TB, or Tuberculosis, is a highly contagious disease. It consists of bacterium that attacks the lungs and can spread to other parts of the body. If not treated, it is fatal. It spreads through the air. You may be in a plane, catching a movie, or going to church and be breathing in those little bacteria into your lungs. Usually our antibodies can resist the bacterium, but then there’s always that one time.
As a teacher, I was required to test for it regularly. School children also need to be screened for it as well. Symptoms may include a bad chronic cough, chest pain, coughing up blood, weakness, weight loss, chill, fever, night sweats, and eventually death. It is curable these days, for the most part.
My mother was diagnosed with TB shortly after I was born. In 1950 she was placed in the Maryknoll Hospital in Monrovia, California. My father could not take care of us four kids and work full-time so he sent us off to our God-parents. He stayed in the Imperial Valley working, paying the hospital expenses. My two sisters and I were in Port Hueneme living with our aunt and uncle, my brother was in Oxnard living with our grandmother.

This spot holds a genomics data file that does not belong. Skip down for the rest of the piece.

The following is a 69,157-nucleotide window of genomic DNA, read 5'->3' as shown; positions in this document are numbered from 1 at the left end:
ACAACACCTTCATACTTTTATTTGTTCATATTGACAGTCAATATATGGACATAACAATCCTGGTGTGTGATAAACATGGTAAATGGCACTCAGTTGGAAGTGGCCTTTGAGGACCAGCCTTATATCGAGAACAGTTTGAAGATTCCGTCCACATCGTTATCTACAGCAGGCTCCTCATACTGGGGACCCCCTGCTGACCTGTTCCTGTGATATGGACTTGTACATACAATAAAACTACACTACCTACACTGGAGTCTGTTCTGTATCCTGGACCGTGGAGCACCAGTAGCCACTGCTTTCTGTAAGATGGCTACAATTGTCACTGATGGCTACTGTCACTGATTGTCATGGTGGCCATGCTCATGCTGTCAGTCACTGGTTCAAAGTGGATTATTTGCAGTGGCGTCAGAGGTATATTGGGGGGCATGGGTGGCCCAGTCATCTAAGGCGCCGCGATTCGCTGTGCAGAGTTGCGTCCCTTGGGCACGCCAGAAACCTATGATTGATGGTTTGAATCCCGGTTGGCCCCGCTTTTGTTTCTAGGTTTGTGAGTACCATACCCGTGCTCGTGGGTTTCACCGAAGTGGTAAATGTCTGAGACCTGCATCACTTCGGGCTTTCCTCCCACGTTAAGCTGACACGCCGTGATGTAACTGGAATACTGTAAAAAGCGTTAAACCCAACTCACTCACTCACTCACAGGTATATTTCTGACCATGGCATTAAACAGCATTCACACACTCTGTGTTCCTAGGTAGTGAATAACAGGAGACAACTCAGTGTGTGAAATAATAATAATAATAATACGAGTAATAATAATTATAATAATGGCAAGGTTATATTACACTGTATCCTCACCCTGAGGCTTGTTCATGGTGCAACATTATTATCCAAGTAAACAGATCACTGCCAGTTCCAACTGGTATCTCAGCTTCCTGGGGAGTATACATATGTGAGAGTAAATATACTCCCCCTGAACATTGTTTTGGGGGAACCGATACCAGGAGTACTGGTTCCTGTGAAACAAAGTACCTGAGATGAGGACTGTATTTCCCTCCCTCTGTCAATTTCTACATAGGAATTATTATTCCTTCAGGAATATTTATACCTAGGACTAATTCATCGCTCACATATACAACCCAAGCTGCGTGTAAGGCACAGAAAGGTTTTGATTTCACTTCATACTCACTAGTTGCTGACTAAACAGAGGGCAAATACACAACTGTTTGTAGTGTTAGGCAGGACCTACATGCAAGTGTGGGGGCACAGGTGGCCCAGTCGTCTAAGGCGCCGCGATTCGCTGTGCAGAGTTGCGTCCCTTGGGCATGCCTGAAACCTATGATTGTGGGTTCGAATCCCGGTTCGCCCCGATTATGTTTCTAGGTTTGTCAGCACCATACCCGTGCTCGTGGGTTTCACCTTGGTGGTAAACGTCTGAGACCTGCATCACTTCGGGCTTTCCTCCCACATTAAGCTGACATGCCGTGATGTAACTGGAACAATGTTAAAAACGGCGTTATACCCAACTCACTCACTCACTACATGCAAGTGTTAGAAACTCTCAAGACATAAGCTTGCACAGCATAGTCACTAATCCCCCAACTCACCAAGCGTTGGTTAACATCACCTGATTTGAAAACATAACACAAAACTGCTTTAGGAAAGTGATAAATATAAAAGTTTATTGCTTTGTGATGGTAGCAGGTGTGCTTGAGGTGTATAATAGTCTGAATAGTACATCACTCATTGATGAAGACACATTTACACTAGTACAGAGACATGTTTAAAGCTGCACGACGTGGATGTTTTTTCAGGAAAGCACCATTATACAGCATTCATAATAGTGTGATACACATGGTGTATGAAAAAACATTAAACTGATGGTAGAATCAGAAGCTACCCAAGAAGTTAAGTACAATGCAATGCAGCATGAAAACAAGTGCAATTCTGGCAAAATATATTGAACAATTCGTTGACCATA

Lonely and feeling helpless, my father sent these post cards almost every day to my mother. To the best of my ability I placed these cards in chronological order.
He would get a copy of a Bugs Bunny comic book and rub the image with his pen onto the postcard. He used his colored pencils to make the images stand out, then drew in the bubbles and added his captions.
He worked in the Imperial Valley for the Irrigation District. An intricate system of canals and ditches, fed by the waters of the Colorado River, turned this broad desert valley in an agricultural paradise. Visiting my mother in Monrovia involved a five hundred mile round trip.
Back then, getting TB was like getting a death sentence. This was his way of trying to keep her spirits up. Robert was my father’s brother, Grace was his wife. They lived in a town on the Mexican side called San Luis on the banks of the Colorado River.
“Hello! How are you doing girl? Thank you for your letter. I am here waiting for you to get out. Shall we take a trip? (a walk?). He had to wait five more years before he got his family back together.